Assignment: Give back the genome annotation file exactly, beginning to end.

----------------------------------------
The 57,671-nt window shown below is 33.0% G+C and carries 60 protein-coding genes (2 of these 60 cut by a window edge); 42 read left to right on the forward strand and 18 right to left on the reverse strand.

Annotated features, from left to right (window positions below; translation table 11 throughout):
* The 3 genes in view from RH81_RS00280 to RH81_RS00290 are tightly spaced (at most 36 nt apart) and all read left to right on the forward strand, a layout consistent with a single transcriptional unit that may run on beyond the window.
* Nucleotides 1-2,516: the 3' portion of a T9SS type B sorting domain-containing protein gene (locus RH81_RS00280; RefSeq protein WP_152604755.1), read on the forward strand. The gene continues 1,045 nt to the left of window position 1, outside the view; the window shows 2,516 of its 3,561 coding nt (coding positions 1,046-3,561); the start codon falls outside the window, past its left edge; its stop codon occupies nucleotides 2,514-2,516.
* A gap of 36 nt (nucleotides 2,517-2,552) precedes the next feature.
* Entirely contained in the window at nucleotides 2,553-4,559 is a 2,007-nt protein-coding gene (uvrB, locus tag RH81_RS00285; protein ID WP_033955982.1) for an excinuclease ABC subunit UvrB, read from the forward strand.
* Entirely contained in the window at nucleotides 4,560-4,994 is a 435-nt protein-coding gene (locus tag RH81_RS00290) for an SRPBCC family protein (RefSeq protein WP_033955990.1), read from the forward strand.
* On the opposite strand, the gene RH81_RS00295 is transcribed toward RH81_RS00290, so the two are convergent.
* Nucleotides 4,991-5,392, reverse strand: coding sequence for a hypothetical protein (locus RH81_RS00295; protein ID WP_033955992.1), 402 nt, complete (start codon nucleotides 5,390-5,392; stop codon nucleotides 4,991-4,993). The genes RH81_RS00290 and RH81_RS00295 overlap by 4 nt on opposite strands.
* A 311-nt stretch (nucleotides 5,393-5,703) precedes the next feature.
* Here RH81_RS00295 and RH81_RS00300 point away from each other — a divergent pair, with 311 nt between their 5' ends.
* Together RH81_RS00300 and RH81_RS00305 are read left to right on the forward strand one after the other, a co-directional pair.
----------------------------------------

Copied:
The 57,671-nt window shown below is 33.0% G+C and carries 60 protein-coding genes (2 of these 60 cut by a window edge); 42 read left to right on the forward strand and 18 right to left on the reverse strand.

Annotated features, from left to right (window positions below; translation table 11 throughout):
* The 3 genes in view from RH81_RS00280 to RH81_RS00290 are tightly spaced (at most 36 nt apart) and all read left to right on the forward strand, a layout consistent with a single transcriptional unit that may run on beyond the window.
* Nucleotides 1-2,516: the 3' portion of a T9SS type B sorting domain-containing protein gene (locus RH81_RS00280; RefSeq protein WP_152604755.1), read on the forward strand. The gene continues 1,045 nt to the left of window position 1, outside the view; the window shows 2,516 of its 3,561 coding nt (coding positions 1,046-3,561); the start codon falls outside the window, past its left edge; its stop codon occupies nucleotides 2,514-2,516.
* A gap of 36 nt (nucleotides 2,517-2,552) precedes the next feature.
* Entirely contained in the window at nucleotides 2,553-4,559 is a 2,007-nt protein-coding gene (uvrB, locus tag RH81_RS00285; protein ID WP_033955982.1) for an excinuclease ABC subunit UvrB, read from the forward strand.
* Entirely contained in the window at nucleotides 4,560-4,994 is a 435-nt protein-coding gene (locus tag RH81_RS00290) for an SRPBCC family protein (RefSeq protein WP_033955990.1), read from the forward strand.
* On the opposite strand, the gene RH81_RS00295 is transcribed toward RH81_RS00290, so the two are convergent.
* Nucleotides 4,991-5,392, reverse strand: coding sequence for a hypothetical protein (locus RH81_RS00295; protein ID WP_033955992.1), 402 nt, complete (start codon nucleotides 5,390-5,392; stop codon nucleotides 4,991-4,993). The genes RH81_RS00290 and RH81_RS00295 overlap by 4 nt on opposite strands.
* A 311-nt stretch (nucleotides 5,393-5,703) precedes the next feature.
* Here RH81_RS00295 and RH81_RS00300 point away from each other — a divergent pair, with 311 nt between their 5' ends.
* Together RH81_RS00300 and RH81_RS00305 are read left to right on the forward strand one after the other, a co-directional pair.